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How carbon farming could halt climate change

Soil holds more carbon than the atmosphere and all vegetation combined. But who’s going to convince more farmers to farm with carbon levels in mind?

By Laura Sayre | Read more


NFE for prom queen. We’ve been nominated for the not-at-all-redundant award for “Online Media Website” at this year’s Tasty Awards. Vote for us?


Oprah O, That's Good!Kraft Heinz

The O-Zone expands. Perhaps it’s no surprise that Oprah Winfrey has cast her gazillion-dollar gaze on a new food-related venture: a line of nutritious, refrigerated, heat-and-eat side dishes and soups. As first reported by People magazine, Winfrey’s new product line, “O, That’s Good!” (O, that’s a dowdy name!) will be available in stores this fall, and features foods prepared with the kinds of substitutions any lifelong dieter will—for better or worse—find deeply familiar: three cheese pasta “with a twist of butternut squash,” for instance, and garlic mashed potatoes with “a twist of cauliflower.” Read more. —Kate Cox

Alex Jones supplementsInfowars

Jonesin’ for some supplements. We’re just going to put this out there: Alex Jones is not the most trusted name in news. The Infowars host has devolved, in recent years, from a shameless peddler of baseless, far-right conspiracy theories into a bizarre, disorienting spectacle. What exactly is happening as Jones, shirtless and goggle-eyed, roars spit-flecked tirades at the camera? Maybe this performance of rage is somehow cathartic, enacting an anger his viewers feel but can’t express. Maybe it’s self-parodic shtick—Jones’ lawyer seems to suggest he’s in the know. Or maybe he’s simply on some varsity-league drugs.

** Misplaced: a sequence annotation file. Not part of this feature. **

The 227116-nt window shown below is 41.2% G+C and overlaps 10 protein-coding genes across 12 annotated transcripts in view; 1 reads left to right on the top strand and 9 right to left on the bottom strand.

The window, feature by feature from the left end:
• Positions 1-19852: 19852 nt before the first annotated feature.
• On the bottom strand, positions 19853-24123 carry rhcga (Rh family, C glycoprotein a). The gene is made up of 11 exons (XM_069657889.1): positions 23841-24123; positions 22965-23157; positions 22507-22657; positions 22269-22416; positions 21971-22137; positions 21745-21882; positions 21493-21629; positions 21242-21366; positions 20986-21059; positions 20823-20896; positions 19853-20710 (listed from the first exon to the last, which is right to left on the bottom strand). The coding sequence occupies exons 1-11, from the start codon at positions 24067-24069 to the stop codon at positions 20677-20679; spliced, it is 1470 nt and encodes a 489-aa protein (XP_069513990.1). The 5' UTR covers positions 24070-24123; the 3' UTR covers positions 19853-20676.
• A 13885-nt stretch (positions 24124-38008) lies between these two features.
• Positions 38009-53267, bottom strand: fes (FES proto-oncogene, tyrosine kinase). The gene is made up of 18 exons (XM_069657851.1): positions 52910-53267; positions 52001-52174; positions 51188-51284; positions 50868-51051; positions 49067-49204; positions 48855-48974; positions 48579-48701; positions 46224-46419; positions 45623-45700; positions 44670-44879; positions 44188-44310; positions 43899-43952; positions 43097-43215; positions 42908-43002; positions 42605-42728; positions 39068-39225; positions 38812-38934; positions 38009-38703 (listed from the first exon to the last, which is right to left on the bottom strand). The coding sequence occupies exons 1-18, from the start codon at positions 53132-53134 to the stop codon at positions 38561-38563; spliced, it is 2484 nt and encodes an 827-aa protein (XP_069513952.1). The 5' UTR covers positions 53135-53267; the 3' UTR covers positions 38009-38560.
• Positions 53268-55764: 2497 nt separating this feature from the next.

Whatever the case, here’s the unfortunate truth: A not-insignificant number of Americans have elected to buy mail-order health supplements from this man. The exact number isn’t known, but New York magazine estimates between $15 and $25 million dollars worth per year. And that’s too bad because, according to a new BuzzFeed investigation, Jones’s products aren’t much better than his “news”—they’re basically a waste of time. Read more. —Joe Fassler

Lizard breath. In August of 2015, a California man cracked open a 24-ounce Heineken, took a few sips, and immediately suffered severe abdominal pain and vomiting. George Toubbeh went to the emergency room for treatment but missed several weeks of work due to residual symptoms, the Los Angeles Times reports. Now he’s suing the company and the Kroger-owned grocery store where he purchased the beer.

Also, his daughter found two geckos at the bottom of the can. Read more. —Claire Brown


Just the one-liners

Hats off to the folks at Eater, who FOIA’d recall information to figure out who makes Trader Joe’s private label snacks.

In case you’ve missed it, Reuters has been doing excellent reporting on rampant dicamba drift, a.k.a. the “U.S. weed killer crisis.” This week, it’s exploring the conditions that got us here in the first place.

The terms of ABC’s settlement with BPI around the “pink slime” defamation case have been disclosed … kind of. We now know that ABC’s parent company Disney spent $177 million “in connection” with the litigation, though some of that money may have been in legal fees. Still, BPI’s attorney told CNN he believes it’s the largest amount ever paid in a media defamation case in the United States.


While regulators debate pesticide safety, California farmworkers keep getting sick

There have been at least three incidents of pesticide drift in Kern County, California so far this year.

By Joe Fassler | Read more